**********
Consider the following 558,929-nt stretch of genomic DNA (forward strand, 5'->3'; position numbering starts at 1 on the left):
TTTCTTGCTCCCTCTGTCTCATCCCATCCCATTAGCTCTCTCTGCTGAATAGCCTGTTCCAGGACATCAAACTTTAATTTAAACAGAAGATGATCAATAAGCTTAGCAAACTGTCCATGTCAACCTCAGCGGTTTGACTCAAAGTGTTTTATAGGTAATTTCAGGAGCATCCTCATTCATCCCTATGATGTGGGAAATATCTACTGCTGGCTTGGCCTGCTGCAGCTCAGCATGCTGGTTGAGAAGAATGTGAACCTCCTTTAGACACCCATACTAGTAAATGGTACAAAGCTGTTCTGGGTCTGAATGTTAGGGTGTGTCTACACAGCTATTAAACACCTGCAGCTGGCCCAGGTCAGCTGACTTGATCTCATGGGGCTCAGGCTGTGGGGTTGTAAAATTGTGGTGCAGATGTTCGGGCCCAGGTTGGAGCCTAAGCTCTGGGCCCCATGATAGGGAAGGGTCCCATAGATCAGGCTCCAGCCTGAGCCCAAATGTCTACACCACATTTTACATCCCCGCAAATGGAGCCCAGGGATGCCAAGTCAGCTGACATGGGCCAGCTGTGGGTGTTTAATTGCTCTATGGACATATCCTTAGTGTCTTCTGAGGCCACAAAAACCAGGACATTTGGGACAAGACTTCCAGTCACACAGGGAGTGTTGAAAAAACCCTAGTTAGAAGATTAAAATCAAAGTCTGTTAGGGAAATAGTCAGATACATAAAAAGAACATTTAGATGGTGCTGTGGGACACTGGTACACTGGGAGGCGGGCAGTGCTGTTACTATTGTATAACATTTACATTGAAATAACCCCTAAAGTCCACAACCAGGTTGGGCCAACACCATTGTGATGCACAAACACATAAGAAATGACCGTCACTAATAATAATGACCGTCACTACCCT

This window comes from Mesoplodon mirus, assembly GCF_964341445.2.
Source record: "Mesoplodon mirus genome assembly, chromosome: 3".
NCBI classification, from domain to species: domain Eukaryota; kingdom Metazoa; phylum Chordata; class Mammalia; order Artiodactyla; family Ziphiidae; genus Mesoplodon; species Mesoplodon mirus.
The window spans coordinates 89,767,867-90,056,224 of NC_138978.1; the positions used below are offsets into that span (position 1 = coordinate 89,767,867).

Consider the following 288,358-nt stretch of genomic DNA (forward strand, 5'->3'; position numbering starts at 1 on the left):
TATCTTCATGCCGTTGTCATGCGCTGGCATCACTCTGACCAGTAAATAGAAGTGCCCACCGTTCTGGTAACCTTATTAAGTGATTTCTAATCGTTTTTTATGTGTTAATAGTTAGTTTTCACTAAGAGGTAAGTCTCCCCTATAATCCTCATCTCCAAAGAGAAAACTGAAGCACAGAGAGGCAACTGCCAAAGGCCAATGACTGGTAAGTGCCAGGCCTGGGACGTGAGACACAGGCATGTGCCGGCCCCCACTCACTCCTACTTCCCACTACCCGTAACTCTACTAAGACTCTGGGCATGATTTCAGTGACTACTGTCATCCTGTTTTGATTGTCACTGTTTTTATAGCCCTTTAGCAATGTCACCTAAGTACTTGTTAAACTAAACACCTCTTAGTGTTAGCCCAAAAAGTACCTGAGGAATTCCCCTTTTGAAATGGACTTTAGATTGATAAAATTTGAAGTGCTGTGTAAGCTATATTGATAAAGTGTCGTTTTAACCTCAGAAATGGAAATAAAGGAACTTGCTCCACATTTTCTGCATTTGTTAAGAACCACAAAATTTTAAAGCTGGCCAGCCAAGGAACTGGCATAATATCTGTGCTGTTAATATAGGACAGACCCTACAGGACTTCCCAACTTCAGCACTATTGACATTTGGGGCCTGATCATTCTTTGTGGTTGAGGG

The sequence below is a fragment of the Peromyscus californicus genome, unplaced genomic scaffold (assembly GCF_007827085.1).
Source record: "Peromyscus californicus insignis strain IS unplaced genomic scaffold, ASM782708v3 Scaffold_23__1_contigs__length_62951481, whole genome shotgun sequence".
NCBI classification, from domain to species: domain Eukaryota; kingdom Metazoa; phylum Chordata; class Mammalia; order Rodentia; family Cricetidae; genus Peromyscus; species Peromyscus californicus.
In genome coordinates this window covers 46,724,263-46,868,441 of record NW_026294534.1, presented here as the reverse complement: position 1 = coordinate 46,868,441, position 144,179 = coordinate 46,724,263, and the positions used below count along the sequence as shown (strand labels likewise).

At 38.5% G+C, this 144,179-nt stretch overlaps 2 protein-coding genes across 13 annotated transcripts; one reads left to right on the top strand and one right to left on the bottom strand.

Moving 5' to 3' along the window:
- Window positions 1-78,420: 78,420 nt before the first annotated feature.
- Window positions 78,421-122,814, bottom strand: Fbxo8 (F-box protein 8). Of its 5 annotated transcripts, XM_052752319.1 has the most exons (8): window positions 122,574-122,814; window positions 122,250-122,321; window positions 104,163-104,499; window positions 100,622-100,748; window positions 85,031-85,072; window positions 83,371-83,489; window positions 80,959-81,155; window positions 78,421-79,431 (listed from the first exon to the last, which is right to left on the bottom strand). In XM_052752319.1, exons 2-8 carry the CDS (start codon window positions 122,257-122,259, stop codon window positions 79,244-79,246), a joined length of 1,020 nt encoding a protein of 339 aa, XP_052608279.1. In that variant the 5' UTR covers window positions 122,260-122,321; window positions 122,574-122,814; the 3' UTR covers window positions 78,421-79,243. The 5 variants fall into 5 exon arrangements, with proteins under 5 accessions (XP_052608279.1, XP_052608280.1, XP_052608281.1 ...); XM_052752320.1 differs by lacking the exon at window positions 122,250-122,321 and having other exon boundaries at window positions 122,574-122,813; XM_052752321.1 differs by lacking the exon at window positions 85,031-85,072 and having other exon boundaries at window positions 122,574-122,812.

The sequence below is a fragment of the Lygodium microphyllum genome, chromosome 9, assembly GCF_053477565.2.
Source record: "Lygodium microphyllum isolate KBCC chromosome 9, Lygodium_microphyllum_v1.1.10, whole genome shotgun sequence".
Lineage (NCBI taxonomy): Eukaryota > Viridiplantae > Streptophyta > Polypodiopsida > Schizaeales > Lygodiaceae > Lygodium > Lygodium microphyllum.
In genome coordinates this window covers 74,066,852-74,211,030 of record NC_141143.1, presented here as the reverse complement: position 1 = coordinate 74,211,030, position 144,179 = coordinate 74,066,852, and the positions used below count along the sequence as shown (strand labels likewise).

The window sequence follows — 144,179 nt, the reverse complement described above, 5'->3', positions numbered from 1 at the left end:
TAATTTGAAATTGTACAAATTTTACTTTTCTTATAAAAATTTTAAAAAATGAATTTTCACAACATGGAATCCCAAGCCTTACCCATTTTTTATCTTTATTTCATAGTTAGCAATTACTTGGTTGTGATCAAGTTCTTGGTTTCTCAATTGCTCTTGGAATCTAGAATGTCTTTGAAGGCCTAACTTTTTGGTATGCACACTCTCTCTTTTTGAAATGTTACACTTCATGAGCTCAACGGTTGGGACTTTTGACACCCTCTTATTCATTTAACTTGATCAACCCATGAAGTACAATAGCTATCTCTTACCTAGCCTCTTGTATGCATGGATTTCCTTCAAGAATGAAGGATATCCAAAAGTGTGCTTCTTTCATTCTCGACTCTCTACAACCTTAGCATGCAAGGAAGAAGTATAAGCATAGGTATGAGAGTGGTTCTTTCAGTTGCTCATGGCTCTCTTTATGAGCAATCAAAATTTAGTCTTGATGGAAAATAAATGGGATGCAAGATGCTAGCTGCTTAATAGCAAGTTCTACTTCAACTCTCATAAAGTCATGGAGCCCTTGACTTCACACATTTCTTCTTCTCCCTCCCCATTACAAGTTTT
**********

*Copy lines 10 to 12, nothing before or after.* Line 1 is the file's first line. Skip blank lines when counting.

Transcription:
Source record: "Peromyscus californicus insignis strain IS unplaced genomic scaffold, ASM782708v3 Scaffold_23__1_contigs__length_62951481, whole genome shotgun sequence".
NCBI classification, from domain to species: domain Eukaryota; kingdom Metazoa; phylum Chordata; class Mammalia; order Rodentia; family Cricetidae; genus Peromyscus; species Peromyscus californicus.
In genome coordinates this window covers 46,724,263-46,868,441 of record NW_026294534.1, presented here as the reverse complement: position 1 = coordinate 46,868,441, position 144,179 = coordinate 46,724,263, and the positions used below count along the sequence as shown (strand labels likewise).